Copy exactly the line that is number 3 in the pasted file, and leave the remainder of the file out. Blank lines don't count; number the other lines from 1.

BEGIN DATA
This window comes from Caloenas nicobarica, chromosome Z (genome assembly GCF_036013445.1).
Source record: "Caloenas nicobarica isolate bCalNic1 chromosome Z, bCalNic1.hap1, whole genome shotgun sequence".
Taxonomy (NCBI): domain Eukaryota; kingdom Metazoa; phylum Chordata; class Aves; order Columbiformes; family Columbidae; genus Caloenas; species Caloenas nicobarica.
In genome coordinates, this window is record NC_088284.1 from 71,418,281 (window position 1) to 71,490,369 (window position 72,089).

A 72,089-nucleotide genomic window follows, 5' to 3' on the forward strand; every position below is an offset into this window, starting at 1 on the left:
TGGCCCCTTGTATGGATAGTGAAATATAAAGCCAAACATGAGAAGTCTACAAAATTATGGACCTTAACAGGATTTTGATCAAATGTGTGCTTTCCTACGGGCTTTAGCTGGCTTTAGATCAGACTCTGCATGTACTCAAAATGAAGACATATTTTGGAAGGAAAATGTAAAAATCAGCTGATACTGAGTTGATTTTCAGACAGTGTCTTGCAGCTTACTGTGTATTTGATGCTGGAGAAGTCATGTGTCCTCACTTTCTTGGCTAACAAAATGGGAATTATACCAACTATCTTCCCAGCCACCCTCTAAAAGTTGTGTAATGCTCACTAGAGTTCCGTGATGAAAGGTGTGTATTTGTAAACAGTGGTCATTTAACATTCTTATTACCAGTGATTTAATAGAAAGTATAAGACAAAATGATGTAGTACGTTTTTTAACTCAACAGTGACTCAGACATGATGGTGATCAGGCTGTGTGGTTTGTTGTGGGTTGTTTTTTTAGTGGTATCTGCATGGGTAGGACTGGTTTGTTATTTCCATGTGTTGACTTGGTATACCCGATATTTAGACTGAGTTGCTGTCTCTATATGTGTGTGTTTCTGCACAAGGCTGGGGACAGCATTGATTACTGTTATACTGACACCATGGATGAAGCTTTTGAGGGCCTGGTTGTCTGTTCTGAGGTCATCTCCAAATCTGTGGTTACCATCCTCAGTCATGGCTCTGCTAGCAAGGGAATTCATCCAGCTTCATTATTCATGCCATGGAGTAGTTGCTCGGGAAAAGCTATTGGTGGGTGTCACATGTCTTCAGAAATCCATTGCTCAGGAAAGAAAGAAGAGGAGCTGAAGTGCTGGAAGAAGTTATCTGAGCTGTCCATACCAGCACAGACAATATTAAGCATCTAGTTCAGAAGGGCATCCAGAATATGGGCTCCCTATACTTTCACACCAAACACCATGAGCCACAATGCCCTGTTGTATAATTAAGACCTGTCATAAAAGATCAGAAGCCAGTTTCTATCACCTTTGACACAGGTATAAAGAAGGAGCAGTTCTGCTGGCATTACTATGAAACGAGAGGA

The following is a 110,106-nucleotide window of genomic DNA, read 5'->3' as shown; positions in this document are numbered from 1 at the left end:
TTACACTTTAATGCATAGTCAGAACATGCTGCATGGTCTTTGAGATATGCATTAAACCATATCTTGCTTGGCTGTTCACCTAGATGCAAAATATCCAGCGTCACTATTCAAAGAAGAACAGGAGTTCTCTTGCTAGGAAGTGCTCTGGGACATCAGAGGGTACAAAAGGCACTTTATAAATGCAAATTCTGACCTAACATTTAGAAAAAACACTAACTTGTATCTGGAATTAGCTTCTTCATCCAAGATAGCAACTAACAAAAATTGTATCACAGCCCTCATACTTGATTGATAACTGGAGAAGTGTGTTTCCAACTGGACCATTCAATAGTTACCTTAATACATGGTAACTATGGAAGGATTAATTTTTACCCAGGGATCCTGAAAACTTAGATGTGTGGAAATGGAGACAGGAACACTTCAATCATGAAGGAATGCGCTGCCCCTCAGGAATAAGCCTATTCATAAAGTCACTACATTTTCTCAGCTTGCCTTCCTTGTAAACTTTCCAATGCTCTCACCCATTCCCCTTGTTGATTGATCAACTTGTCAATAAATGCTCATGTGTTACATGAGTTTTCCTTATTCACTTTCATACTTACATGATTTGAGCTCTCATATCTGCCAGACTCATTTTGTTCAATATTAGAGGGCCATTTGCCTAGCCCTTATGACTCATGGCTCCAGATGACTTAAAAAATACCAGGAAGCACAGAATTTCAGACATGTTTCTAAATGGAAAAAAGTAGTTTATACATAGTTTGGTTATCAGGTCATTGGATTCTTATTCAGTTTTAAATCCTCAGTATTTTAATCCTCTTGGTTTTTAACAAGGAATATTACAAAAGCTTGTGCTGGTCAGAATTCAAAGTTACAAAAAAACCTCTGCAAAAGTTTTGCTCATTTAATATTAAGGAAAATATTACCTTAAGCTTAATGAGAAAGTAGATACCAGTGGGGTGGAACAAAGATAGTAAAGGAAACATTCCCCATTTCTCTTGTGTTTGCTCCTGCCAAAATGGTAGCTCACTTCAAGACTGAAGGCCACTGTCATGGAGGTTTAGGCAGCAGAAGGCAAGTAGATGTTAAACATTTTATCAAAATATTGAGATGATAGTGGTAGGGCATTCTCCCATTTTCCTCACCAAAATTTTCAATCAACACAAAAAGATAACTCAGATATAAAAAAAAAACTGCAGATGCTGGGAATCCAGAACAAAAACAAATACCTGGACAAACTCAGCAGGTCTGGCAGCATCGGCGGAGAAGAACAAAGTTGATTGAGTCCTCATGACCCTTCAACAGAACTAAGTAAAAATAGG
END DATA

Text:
Taxonomy (NCBI): domain Eukaryota; kingdom Metazoa; phylum Chordata; class Aves; order Columbiformes; family Columbidae; genus Caloenas; species Caloenas nicobarica.